Common Reasons Teams Pass or downgrade value

Not treating their career as a profession

A great athlete without an elite skill set

The player enjoys being a celebrity more than a football player

Recurring injuries

Poor performance at the combine

Issues with teammates and coaches

Off-Field Issues

Drug usage


Players Examples

The Carolina Panthers selected Cam Newton 1st overall. He had been in trouble for reportedly stealing a laptop. He had a great career.

The Tampa Bay Buccaneers drafted Warren Sapp who had reportedly failed a drug test at the combine. He dropped to 12th overall. He is in the NFL Hall of Fame.

The Minnesota Vikings drafted Randy Moss with the 21st pick after his stock fell due to an alleged fight in High School that caused Notre Dame to deny his enrollment. He then “transferred” to FSU, allegedly tested positive for marijuana while in a work release program, and was dismissed from their program. He finally landed at Marshall University where he had 174 catches for 3529 yards and 54 touchdowns in 2 seasons. He is now in the NFL Hall of Fame.

Not all of the risks work out, as the Rams learned by taking a chance on Lawrence Phillips despite having numerous red flags. They drafted him 6th overall. He ended up in prison and years later, in 2016, was found unresponsive in his cell. A coroner determined that Phillips had hanged himself.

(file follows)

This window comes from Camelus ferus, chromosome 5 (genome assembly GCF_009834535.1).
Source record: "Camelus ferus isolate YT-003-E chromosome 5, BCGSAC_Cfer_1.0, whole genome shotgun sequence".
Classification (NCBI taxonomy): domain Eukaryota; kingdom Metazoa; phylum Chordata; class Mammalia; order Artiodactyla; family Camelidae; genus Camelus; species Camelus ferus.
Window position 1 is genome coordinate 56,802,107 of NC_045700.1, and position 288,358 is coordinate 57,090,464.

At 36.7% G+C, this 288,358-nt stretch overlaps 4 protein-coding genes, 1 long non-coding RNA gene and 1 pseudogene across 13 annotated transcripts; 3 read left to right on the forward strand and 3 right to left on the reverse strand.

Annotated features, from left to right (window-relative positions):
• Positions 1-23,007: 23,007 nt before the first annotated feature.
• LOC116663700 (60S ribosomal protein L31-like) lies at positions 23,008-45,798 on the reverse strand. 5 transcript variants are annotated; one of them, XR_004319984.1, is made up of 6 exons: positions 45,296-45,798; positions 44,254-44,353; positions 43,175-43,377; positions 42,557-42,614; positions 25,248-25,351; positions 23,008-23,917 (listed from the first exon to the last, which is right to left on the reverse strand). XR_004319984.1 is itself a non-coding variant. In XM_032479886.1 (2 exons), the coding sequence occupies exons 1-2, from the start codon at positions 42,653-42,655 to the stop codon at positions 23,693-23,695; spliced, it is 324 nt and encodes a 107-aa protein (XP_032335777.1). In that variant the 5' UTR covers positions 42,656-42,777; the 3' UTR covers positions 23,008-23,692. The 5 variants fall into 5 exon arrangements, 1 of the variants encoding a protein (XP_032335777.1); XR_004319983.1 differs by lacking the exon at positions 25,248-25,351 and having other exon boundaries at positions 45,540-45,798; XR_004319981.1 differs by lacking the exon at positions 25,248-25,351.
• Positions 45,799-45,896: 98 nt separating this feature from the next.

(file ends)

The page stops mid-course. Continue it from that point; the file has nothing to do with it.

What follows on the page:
A GM is more likely to select a player who has been in trouble with the law over one who has had issues with their University or college football team, due to the data suggesting those players fare better and have a higher projected performance of games played and on-field success. The NFL Draft is where teams build for their future.

Every team has a lot of the same intel, but the ones who navigate risk assessment regarding injuries, background, and projecting future production will usually come out on top. As the Eagles proved last year, having a locker room filled with strong character allows the freedom to take on a risk some other teams will not.

As always, thank you for reading!

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AP Photo/Chris Szagola